Science Fair. Two loaded words that are filled with possibilities of tears, frustration, hours of observation, tears, glue, construction paper, and tears. The Science Fair has entered our home and the world will never be the same.
I remember the first time I received my first Science Fair project. I was in 3rd grade and my homeroom teacher, Mrs. Zara, announced a special new project that was going to be great fun. If I knew then what I know now I would of called out Mrs. Zara for what she was, a liar and fraud.
That day I ran to my car and announced to my mother that I was given a Science Fair project. I was so excited and my mother started coming up with the ideas for me. (That’s how it worked back then, the parents came up with the idea and passed it off as their child’s) Mold. “We” chose to study mold. I lived in Florida so with the heat and humidity, mold was a frequent guest in our home. For six weeks I had to watch and record the growth of mold on wheat bread that were strategically placed through out my home. During those six weeks I discovered that not only did I not care about mold but this Science Fair crap was not for me and Mrs. Zara was going straight to hell for her lies.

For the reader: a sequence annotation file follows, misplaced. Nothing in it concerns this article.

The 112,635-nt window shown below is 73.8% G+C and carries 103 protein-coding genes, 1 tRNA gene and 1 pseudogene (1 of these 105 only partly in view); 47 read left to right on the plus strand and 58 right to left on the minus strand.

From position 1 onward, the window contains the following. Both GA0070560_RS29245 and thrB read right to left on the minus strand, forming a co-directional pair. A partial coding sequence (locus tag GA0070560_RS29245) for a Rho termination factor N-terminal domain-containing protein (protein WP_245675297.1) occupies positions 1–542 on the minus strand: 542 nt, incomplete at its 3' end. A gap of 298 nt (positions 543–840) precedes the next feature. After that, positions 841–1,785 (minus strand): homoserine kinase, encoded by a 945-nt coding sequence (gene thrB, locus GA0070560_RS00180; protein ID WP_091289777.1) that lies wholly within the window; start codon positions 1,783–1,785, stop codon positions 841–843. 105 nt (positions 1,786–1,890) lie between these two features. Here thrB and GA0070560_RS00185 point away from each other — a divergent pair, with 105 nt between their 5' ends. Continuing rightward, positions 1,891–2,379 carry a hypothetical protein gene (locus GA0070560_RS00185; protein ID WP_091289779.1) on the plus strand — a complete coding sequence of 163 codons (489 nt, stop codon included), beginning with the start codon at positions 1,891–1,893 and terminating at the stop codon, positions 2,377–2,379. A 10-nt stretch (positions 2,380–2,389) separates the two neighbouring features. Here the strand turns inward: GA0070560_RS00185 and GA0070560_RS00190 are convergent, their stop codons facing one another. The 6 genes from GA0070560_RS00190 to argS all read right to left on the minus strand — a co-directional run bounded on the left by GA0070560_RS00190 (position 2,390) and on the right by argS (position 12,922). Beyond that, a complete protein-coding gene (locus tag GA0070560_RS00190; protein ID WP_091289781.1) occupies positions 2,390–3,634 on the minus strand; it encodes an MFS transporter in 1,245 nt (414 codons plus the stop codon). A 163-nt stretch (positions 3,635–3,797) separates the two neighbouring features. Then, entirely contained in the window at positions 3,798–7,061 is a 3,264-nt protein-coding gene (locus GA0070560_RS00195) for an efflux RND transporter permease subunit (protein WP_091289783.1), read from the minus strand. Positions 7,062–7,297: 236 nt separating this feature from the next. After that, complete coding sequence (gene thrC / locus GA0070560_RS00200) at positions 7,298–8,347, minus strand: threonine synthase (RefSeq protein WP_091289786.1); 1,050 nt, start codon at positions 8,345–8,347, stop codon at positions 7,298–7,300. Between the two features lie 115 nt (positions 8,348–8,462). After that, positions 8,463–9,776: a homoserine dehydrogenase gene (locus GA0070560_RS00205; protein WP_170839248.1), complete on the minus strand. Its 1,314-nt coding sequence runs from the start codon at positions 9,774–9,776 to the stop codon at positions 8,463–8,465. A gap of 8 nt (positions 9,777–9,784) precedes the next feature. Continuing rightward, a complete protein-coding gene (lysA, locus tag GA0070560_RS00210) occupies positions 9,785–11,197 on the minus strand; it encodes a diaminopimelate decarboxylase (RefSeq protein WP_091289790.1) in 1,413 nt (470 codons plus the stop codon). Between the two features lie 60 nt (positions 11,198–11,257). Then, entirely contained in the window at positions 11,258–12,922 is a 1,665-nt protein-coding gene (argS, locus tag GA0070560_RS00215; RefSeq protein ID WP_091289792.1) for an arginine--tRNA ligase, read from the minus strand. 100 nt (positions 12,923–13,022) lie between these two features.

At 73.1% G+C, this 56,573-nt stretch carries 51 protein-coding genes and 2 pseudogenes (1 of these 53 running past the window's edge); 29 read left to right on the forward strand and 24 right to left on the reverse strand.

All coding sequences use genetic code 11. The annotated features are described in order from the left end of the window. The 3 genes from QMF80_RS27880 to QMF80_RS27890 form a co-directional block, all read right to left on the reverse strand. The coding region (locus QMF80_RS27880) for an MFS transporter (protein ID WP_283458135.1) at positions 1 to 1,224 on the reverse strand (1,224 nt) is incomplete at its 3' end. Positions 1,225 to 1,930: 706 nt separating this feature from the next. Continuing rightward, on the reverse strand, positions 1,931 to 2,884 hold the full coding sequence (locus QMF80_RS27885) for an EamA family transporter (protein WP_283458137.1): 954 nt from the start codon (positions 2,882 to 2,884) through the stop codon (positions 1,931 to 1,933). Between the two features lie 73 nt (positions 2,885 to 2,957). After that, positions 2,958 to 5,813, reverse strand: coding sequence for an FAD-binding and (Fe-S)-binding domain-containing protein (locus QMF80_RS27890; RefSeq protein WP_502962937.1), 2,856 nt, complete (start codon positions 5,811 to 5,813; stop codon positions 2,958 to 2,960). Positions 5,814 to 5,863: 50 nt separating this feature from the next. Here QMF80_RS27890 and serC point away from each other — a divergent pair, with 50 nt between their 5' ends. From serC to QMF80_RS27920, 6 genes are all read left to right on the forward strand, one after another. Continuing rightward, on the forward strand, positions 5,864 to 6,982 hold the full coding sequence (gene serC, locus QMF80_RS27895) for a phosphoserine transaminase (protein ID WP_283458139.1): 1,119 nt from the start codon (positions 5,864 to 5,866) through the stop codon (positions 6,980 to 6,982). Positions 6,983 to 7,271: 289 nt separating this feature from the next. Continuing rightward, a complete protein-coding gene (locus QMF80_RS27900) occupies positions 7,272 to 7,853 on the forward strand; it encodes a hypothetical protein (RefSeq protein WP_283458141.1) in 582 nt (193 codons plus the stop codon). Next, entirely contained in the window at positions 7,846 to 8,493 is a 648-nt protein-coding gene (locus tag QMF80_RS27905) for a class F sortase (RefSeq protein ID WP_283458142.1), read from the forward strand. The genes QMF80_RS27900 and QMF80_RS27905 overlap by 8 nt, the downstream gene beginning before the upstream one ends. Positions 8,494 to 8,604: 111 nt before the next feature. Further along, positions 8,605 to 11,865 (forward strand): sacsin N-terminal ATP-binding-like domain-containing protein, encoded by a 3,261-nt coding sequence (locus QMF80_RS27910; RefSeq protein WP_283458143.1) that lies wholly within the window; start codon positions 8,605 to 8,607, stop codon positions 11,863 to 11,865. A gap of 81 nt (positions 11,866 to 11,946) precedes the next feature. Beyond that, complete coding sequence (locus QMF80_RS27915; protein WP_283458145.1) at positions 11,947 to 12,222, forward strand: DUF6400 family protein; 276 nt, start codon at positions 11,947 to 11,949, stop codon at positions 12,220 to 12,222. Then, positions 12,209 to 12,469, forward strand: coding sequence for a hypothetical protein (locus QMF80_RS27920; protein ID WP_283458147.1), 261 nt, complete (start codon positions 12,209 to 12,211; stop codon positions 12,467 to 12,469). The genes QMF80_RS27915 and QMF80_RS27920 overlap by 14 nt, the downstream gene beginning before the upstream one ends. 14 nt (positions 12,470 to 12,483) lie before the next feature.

At the end of six weeks I turned in the Science Fair project and ended up winning first place. It was a bitter win. I was forever changed by the Science Fair. The tears, arguments and glue sticks had turned me into resentful child that lost all faith in Science teachers. So when my son came home with his very own Science Fair Folder and a glint of excitement in his eye it took every bit of self restraint not to squash his hopes and dreams into little bits. Instead I gave him a small smile, excused myself to my bedroom and curled up into a ball and started rocking in the corner…..
No Science Fair…No Science Fair….No Science Fair…No Science Fair
My son is so eager to begin. He looks at the sheets and his assigned project with anticipation. I don’t have the heart to tell him the harsh cruel reality that this may stink and that he may hate it. This is what I call a life lesson. It’s hard but he is going have to learn it on his own…..Unless, he doesn’t hate.
What then? How will I handle it? (Because, apparently, this is all about me.) He may find pleasure and joy in the entire process. He might just WANT to find out how and why things happen the way they do. This is a life lesson that I might not be prepared for, a child that enjoys a Science fair.
My seven year old is a kid that actually does math for fun. He actually LIKES challenging himself with increasing difficult math problems. They are studying birds in science and he loves tell me all about it. I might just have a math/science kid on my hands. What kind of sick joke is this?! I am literature/history loving kind of gal. I enjoy learning about the past far more than how things actually work. I strategically avoid all things that have equation like qualities. For example, take a look at this blog. It is fairly simple. This is because going behind the scenes is difficult and frustrating. If I work on the html code for too long I inevitably want to toss the laptop out the window. So how am I supposed to handle a child that likes to do the very thing I avoid?! Is this supposed to be my life lesson?
I feel tears coming on again…Science Fair tears…
I think I need to go back to my dark corner.